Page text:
According to the Webster Dictionary, rhetoric is defined as the art of speaking or writing effectively. Rhetoric is made up of three separate appeals that can be used individually or collectively in an attempt to persuade a reader. Ethos is the credibility and qualifications of the speaker or author. Pathos is the author's use of emotions and sympathy to urge the audience to agree with his or her standpoint. And lastly, logos is applying sound reasoning (logic) to attract the typical ideas of the audience and to prove the author's point of view. "Lockdown" by Evans D. Hopkins is a fine example of an author using these appeals to persuade his audience. Hopkins uses of the three appeals are easy to locate and relate with throughout the entire passage. He undoubtedly uses rhetoric to try and keep his audiences focus and to persuade them to feel the way he does about the treatment of prisoners. We can identify and trust that he is making reasonable assertions because he was a prisoner and went through actual lockdowns. The fact that Hopkins was an actual prisoner proves his credibility to provide evidence for his thoughts.
Hopkins proves his credibility (ethos) right away in his opening sentence and also gains the trust of his audience. "I know something serious has happened when I wake up well before dawn to discover two guards wearing armored vests and riot helmets taking a head count" (298). As he goes on to express that this is not the first time he has encountered a lockdown. "I have endured lockdowns in buildings with little or no heat, lockdowns during which authorities cut off the plumbi...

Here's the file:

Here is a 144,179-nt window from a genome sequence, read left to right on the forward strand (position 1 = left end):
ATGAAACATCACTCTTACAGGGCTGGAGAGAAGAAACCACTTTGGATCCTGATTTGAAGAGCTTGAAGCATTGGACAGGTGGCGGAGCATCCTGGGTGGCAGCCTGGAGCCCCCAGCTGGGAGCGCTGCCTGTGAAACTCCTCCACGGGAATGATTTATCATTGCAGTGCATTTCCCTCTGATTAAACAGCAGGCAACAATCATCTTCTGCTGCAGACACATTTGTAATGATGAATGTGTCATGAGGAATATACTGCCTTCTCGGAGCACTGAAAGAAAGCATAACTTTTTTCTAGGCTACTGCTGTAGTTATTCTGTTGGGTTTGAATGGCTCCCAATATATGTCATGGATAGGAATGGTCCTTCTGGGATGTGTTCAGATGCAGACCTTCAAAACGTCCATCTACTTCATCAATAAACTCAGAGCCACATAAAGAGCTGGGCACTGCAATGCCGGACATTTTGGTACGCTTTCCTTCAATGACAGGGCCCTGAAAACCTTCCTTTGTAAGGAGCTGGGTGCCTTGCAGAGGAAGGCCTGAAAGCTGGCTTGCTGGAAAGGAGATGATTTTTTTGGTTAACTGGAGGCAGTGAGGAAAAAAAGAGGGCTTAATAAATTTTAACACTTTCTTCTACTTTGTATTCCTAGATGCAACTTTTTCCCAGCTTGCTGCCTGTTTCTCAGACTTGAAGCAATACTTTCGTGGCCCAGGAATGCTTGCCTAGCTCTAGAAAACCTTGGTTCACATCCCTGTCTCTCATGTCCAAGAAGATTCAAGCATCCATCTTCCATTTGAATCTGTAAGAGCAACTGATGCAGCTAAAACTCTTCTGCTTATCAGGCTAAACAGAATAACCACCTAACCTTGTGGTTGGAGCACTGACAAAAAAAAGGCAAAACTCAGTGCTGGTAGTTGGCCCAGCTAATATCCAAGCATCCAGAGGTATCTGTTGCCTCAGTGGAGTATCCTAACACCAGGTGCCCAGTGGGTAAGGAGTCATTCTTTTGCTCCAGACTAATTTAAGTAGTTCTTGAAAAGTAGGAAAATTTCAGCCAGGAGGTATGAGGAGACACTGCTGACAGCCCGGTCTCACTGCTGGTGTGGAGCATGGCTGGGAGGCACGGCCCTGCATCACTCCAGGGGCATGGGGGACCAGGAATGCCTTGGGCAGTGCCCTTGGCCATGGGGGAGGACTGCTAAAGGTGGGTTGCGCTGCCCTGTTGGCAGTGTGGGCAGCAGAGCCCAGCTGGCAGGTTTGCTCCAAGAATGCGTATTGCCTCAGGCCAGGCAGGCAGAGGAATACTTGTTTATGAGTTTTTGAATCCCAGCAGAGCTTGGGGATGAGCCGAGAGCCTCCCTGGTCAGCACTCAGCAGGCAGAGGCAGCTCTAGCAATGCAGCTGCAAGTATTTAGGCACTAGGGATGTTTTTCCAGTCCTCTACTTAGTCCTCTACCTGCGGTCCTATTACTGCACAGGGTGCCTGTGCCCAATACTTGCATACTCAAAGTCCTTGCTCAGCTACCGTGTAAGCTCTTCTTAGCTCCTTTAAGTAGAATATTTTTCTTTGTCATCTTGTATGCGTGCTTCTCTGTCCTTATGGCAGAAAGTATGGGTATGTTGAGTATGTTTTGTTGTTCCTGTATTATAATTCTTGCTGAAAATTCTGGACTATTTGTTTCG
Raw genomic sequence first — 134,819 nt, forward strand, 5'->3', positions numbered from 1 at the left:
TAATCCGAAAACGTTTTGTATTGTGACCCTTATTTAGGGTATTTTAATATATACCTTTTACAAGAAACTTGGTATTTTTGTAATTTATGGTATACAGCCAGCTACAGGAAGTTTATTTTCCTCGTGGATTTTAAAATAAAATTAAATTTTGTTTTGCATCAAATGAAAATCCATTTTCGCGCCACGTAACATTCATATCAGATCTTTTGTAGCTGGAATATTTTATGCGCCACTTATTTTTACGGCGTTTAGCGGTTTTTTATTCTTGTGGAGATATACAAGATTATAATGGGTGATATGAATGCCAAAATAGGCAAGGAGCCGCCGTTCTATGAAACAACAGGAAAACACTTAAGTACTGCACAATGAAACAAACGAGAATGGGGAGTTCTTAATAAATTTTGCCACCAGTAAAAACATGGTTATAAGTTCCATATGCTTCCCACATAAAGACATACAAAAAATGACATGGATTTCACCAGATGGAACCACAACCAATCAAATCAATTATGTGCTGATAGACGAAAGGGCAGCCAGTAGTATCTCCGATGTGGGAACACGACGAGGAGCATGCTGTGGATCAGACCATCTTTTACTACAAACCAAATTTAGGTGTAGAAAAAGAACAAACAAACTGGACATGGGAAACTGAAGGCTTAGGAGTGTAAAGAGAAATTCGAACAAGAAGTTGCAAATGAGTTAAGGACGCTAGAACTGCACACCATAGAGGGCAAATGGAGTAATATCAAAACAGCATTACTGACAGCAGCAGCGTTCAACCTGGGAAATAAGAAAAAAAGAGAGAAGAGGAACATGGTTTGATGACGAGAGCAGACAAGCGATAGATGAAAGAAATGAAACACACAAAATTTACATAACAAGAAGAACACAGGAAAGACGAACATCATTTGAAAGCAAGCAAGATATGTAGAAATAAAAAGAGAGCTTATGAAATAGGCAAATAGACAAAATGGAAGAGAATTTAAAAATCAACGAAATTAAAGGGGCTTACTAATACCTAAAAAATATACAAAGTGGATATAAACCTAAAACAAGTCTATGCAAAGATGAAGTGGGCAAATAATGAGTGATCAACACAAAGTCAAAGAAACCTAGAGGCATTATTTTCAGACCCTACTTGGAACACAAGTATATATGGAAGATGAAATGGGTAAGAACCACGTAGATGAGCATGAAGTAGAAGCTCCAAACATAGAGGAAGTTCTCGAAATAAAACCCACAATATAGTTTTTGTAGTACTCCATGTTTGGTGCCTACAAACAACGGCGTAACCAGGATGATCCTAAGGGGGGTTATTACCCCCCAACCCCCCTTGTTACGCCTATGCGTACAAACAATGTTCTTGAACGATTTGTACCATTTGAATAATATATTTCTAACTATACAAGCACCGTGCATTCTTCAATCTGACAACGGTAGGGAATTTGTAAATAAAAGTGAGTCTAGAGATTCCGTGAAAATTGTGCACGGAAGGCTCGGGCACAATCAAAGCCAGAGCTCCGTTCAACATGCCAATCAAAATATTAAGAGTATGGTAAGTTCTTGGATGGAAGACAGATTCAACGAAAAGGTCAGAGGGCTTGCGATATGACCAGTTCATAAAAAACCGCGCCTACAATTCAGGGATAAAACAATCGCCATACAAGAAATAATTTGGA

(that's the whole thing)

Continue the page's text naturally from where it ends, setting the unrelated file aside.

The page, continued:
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...s as it made his persuasion more believable because of his knowledge. Hopkins makes another attempt to earn the confidence of his audience with logos and talks about his beliefs on deterrence from crime. "With violence affecting so many lives, one can understand the desire driven by fear to lock away young male offenders. But considering their impoverished, danger filled lives, I wonder whether the treat of being locked up for decades can really deter them from crime" (305). Hopkins is definitely not our stereotypical prisoner. Most generally, our view of prisoners is not someone who has this profound use of wording and this broad sense of knowledge.
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